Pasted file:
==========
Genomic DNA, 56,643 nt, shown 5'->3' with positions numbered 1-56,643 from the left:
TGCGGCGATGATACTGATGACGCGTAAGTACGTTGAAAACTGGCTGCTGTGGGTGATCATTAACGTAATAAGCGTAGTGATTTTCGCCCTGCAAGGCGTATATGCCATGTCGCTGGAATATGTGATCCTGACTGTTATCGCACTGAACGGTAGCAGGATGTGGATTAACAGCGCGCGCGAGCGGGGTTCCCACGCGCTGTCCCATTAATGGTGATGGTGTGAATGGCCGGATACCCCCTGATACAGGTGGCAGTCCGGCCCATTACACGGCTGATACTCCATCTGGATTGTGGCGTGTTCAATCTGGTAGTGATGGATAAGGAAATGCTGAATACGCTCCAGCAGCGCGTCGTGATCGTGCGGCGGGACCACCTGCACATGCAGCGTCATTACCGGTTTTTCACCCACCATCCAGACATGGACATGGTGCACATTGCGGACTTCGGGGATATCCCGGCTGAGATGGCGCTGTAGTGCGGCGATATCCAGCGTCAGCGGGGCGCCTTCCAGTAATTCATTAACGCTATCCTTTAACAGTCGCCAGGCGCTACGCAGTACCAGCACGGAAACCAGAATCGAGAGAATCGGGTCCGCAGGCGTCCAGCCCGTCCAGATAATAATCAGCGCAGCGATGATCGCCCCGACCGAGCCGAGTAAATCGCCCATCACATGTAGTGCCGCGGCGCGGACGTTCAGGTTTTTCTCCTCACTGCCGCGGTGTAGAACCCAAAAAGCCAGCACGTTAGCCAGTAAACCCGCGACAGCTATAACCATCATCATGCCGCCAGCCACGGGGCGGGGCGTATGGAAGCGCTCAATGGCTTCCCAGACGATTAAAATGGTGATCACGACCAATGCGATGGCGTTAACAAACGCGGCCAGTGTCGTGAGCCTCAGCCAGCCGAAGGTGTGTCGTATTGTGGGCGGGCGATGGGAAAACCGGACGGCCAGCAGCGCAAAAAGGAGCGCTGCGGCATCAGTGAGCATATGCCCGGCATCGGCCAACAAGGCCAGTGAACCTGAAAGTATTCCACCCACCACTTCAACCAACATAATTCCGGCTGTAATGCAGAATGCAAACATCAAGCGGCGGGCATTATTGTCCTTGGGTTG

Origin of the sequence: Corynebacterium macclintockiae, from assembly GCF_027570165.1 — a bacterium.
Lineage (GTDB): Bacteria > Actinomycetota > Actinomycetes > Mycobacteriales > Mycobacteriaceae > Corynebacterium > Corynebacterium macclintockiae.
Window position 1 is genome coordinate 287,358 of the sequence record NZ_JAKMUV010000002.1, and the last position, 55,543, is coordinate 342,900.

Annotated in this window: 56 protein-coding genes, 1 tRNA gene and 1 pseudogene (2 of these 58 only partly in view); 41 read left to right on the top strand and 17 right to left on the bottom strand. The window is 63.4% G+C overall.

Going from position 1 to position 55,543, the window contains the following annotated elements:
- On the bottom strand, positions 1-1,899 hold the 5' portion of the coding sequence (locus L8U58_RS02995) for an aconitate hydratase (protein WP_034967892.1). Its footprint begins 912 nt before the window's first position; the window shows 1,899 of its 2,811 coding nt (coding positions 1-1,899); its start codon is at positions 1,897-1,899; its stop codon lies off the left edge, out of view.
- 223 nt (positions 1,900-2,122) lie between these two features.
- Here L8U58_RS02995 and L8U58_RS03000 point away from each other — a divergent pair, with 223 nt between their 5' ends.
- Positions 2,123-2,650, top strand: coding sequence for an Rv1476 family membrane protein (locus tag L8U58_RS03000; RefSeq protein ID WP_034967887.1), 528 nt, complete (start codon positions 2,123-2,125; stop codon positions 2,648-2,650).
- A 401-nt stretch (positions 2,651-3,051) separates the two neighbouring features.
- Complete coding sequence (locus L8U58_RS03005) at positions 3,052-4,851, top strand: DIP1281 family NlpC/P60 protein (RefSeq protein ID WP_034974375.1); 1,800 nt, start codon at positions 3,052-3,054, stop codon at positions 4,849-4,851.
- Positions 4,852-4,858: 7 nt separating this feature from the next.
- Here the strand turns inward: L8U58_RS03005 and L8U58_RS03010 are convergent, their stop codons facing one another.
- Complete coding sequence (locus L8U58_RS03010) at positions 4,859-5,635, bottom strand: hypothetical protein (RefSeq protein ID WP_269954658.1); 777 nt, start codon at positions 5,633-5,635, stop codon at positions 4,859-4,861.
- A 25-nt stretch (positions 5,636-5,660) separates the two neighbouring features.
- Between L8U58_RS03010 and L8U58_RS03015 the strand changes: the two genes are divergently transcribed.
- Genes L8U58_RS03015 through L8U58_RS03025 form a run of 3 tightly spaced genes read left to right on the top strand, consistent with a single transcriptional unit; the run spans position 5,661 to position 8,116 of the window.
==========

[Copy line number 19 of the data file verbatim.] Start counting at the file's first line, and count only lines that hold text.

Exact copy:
- Genes L8U58_RS03015 through L8U58_RS03025 form a run of 3 tightly spaced genes read left to right on the top strand, consistent with a single transcriptional unit; the run spans position 5,661 to position 8,116 of the window.